House Republicans Call on Fauci to Explain NIH Grant Funding 'Gain-of-Function' Research in Wuhan
In May, Dr. Anthony Fauci, director of the US National Institute of Allergy and Infectious Diseases, testified to the Senate Committee on Health, Education, Labor and Pensions that the National Institutes of Health (NIH) has never funded gain-of-function research. However, some GOP lawmakers have argued that a 2014 NIH subgrant did just that.
Rep. James Comer (R-KY), Ranking Member of the House Committee on Oversight and Reform, and Jim Jordan (R-OH), Ranking Member of the House Committee on the Judiciary, issued a memo on Friday demanding Fauci and Dr. Kristian Andersen, a professor at Scripps Research Institute's Department of Immunology and Microbiology, to brief their respective committees on the type of gain-of-function research that occurred at the Wuhan Institute of Virology, and whether SARS-CoV-2 was engineered to be more contagious.
Gain-of-function research involves the genetic alteration of an organism, in a way that may enhance the biological functions of gene products.
"NIAID funded gain-of-function research at the Wuhan Institute of Virology and this research did not go through the proper oversight," Comer and Jordan wrote.
"It is unclear why you would continue to testify otherwise," the GOP lawmakers said, referring to Fauci's recent testimony before the US Senate, when he got into a shouting match with Sen. Rand Paul (R-KY) over the claims that the US' leading infectious disease expert lied about NIH funding.
"We therefore ask you again to please clarify what you meant when you said twice—under oath—'[t]he NIH has not ever and does not now fund gain-of-function research in the [WIV]," Comer and Jordan wrote.
The NIH funding in question came as part of a 2014 award from the research agency to EcoHealth Alliance. The $3.4 million grant, to be distributed over a six-year period, was tied to research on the emergence of coronaviruses from bats. Despite a 2019 renewal, the project was ultimately canceled in April 2020, after the first few months of the COVID pandemic in the US.
According to Fauci, around $600,000 of US grant money was provided to the Wuhan Institute of Virology via subcontract.
The overarching argument raised by House Republicans is based on the opinion that Washington engaged in the funding of gain-of-function research, which was subject to a US government moratorium from October 2014 to December 2017.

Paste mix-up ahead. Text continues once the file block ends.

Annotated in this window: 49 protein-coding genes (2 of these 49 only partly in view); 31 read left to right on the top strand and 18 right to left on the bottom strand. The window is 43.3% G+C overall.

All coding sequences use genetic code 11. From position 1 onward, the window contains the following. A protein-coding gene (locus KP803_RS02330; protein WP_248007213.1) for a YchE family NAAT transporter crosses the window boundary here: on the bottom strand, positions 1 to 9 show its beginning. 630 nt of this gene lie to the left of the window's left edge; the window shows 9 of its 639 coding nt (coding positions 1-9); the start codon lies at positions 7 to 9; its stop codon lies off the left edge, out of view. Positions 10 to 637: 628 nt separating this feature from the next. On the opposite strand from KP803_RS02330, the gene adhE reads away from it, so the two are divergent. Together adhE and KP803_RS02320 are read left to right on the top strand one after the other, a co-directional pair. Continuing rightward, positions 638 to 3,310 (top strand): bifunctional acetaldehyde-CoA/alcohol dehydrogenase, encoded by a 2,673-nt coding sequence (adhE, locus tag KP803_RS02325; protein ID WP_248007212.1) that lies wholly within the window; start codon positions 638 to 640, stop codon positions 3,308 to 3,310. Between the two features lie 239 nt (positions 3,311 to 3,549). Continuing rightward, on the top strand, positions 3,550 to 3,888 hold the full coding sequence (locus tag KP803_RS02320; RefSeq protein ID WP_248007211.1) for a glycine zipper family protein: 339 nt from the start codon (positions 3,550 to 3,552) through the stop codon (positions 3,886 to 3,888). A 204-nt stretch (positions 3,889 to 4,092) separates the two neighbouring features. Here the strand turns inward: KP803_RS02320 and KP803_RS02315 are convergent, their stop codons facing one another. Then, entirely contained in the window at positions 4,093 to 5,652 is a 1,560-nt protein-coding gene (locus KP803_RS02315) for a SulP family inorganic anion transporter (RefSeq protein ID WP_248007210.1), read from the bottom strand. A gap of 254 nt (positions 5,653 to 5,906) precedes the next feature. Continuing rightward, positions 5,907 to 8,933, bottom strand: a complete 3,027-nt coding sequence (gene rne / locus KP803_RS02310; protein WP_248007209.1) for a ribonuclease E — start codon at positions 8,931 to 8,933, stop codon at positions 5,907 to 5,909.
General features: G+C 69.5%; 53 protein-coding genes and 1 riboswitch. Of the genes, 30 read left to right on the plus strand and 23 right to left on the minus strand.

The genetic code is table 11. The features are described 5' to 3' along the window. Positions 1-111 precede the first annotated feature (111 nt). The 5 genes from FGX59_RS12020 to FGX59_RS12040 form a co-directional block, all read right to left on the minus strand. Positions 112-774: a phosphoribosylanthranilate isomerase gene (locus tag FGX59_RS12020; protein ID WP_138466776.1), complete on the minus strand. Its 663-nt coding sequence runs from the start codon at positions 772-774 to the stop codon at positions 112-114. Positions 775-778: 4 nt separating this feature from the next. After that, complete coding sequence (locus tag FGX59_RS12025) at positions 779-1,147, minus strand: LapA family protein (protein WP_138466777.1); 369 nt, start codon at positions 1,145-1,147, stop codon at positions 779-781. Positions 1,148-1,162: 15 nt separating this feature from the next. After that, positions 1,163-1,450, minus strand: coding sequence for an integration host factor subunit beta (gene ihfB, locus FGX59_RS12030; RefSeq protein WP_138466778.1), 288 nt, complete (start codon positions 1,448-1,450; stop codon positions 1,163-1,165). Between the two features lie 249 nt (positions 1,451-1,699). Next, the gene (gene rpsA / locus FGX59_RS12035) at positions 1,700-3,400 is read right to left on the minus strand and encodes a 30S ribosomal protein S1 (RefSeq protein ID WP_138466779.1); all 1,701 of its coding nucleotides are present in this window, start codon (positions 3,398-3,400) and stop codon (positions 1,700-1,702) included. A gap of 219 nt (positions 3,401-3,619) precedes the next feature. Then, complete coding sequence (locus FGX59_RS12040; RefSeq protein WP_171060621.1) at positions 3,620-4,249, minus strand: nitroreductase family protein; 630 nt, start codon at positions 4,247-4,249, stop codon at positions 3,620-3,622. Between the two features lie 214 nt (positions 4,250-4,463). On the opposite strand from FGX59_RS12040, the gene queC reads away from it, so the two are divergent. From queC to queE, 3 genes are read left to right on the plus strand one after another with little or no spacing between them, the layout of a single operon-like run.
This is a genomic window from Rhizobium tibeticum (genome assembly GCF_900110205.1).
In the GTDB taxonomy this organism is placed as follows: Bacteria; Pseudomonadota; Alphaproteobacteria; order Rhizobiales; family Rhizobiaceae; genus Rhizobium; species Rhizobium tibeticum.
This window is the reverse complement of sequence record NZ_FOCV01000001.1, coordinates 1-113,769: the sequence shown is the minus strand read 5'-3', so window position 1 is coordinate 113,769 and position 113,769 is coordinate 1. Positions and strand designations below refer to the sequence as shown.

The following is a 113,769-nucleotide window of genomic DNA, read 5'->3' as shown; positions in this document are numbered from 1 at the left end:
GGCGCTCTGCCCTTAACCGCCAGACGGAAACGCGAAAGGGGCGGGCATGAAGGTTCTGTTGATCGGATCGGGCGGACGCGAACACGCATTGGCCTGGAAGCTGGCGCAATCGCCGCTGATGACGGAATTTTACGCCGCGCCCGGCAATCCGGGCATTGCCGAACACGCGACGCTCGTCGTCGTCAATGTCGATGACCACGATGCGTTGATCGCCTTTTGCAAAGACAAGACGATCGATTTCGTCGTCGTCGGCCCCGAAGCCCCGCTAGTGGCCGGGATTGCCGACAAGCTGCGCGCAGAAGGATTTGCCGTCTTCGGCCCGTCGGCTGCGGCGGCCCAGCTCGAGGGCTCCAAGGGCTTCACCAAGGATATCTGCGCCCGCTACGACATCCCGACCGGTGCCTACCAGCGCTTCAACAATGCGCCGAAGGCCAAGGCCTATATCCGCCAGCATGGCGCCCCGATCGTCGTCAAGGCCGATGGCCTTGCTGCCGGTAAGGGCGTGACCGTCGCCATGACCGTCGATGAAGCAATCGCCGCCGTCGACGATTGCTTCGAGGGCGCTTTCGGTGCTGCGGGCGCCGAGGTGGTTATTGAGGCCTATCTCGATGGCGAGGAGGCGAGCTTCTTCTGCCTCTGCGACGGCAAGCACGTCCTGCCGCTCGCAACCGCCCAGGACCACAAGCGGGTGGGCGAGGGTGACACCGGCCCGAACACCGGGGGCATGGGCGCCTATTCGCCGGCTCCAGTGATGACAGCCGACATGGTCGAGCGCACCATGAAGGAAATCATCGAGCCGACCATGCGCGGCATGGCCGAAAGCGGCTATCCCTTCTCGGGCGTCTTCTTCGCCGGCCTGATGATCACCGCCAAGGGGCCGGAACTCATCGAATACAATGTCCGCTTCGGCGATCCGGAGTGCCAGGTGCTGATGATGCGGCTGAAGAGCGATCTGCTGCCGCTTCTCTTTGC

The White House said
at the time that the pause would specifically relate to the funding of "gain-of-function research projects that may be reasonably anticipated to confer attributes to influenza, MERS, or SARS viruses such that the virus would have enhanced pathogenicity and/or transmissibility in mammals via the respiratory route."
By December 2017, the Department of Health and Human Services framework detailed
that enhanced "potential pandemic pathogens" (PPP) do not include "naturally occurring pathogens that are circulating in or have been recovered from nature."
Richard Ebright, a professor of chemistry and chemical biology at Rutgers University, has argued that the project "was — unequivocally — gain-of-function research" because it "met the definition for gain-of-function research of concern under the 2014 Pause."
However, Fauci asserted to the US Senate earlier this month that this matter "has been evaluated multiple times by qualified people to not fall under the gain-of-function definition," adding that it was "molecularly impossible" for the viruses involved to have resulted in SARS-CoV-2.
Both the NIH
and EcoHealth have denied funding "gain-of-function" research.
Alina Chan, a postdoctoral researcher at the Broad Institute of the Massachusetts Institute of Technology and Harvard, argued on Twitter earlier this year that the gain-of-function moratorium does not apply to the subgrant because the order did not pertain to naturally occurring SARS viruses.
"The work ultimately was not aimed at creating viruses that were more infectious. It was taking parts of natural viruses and studying them in well-characterized virus genome backbones," she detailed in a thread on the matter. "The work ultimately was not aimed at creating viruses that were more infectious. It was taking parts of natural viruses and studying them in well-characterized virus genome backbones."